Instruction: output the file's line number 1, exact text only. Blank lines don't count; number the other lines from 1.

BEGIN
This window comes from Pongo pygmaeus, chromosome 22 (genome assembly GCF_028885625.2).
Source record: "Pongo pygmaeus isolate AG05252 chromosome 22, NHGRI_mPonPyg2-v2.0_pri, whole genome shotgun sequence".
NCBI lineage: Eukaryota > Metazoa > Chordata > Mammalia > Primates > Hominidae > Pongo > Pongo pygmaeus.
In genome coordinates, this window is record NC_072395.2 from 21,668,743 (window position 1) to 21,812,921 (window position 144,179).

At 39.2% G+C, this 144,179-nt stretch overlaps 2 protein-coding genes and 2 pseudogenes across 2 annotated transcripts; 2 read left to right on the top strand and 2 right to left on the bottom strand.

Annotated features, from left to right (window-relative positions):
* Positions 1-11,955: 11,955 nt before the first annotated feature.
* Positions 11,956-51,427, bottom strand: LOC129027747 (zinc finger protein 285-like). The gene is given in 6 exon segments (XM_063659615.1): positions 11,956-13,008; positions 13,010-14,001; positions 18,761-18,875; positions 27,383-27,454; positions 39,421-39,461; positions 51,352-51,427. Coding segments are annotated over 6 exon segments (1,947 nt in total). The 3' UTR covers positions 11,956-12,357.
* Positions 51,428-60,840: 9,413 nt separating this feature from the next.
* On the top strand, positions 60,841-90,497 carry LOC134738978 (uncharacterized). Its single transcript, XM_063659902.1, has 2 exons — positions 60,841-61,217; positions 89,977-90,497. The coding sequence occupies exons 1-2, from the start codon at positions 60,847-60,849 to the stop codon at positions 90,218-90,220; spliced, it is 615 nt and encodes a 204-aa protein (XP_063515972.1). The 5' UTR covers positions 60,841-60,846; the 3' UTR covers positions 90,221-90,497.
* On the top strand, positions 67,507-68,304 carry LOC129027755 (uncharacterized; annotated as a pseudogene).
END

This window comes from Pongo pygmaeus, chromosome 22 (genome assembly GCF_028885625.2).